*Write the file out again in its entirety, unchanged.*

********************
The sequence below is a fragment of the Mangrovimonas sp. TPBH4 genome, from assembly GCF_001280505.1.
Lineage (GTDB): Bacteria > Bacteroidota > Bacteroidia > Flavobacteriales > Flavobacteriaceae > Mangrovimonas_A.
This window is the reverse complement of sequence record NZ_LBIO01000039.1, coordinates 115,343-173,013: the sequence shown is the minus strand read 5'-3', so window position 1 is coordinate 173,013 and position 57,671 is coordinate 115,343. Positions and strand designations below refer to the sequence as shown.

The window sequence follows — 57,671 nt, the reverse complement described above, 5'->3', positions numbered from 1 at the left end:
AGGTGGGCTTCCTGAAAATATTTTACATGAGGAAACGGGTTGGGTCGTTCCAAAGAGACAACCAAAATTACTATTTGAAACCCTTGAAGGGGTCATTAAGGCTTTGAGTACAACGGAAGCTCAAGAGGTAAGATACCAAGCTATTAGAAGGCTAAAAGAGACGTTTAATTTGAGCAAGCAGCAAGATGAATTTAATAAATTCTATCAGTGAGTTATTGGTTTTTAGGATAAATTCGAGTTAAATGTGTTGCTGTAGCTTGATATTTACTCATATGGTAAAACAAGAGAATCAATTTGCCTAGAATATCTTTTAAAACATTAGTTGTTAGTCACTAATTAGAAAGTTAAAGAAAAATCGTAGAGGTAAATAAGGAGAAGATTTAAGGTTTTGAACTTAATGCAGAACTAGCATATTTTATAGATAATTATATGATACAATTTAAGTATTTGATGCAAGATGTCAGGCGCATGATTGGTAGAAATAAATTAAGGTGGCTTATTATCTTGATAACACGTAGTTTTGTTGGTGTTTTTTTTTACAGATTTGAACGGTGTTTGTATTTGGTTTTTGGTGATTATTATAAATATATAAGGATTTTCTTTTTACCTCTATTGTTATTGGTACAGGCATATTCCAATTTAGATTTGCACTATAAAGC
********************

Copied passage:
The sequence below is a fragment of the Mangrovimonas sp. TPBH4 genome, from assembly GCF_001280505.1.
Lineage (GTDB): Bacteria > Bacteroidota > Bacteroidia > Flavobacteriales > Flavobacteriaceae > Mangrovimonas_A.
This window is the reverse complement of sequence record NZ_LBIO01000039.1, coordinates 115,343-173,013: the sequence shown is the minus strand read 5'-3', so window position 1 is coordinate 173,013 and position 57,671 is coordinate 115,343. Positions and strand designations below refer to the sequence as shown.

The window sequence follows — 57,671 nt, the reverse complement described above, 5'->3', positions numbered from 1 at the left end:
AGGTGGGCTTCCTGAAAATATTTTACATGAGGAAACGGGTTGGGTCGTTCCAAAGAGACAACCAAAATTACTATTTGAAACCCTTGAAGGGGTCATTAAGGCTTTGAGTACAACGGAAGCTCAAGAGGTAAGATACCAAGCTATTAGAAGGCTAAAAGAGACGTTTAATTTGAGCAAGCAGCAAGATGAATTTAATAAATTCTATCAGTGAGTTATTGGTTTTTAGGATAAATTCGAGTTAAATGTGTTGCTGTAGCTTGATATTTACTCATATGGTAAAACAAGAGAATCAATTTGCCTAGAATATCTTTTAAAACATTAGTTGTTAGTCACTAATTAGAAAGTTAAAGAAAAATCGTAGAGGTAAATAAGGAGAAGATTTAAGGTTTTGAACTTAATGCAGAACTAGCATATTTTATAGATAATTATATGATACAATTTAAGTATTTGATGCAAGATGTCAGGCGCATGATTGGTAGAAATAAATTAAGGTGGCTTATTATCTTGATAACACGTAGTTTTGTTGGTGTTTTTTTTTACAGATTTGAACGGTGTTTGTATTTGGTTTTTGGTGATTATTATAAATATATAAGGATTTTCTTTTTACCTCTATTGTTATTGGTACAGGCATATTCCAATTTAGATTTGCACTATAAAGC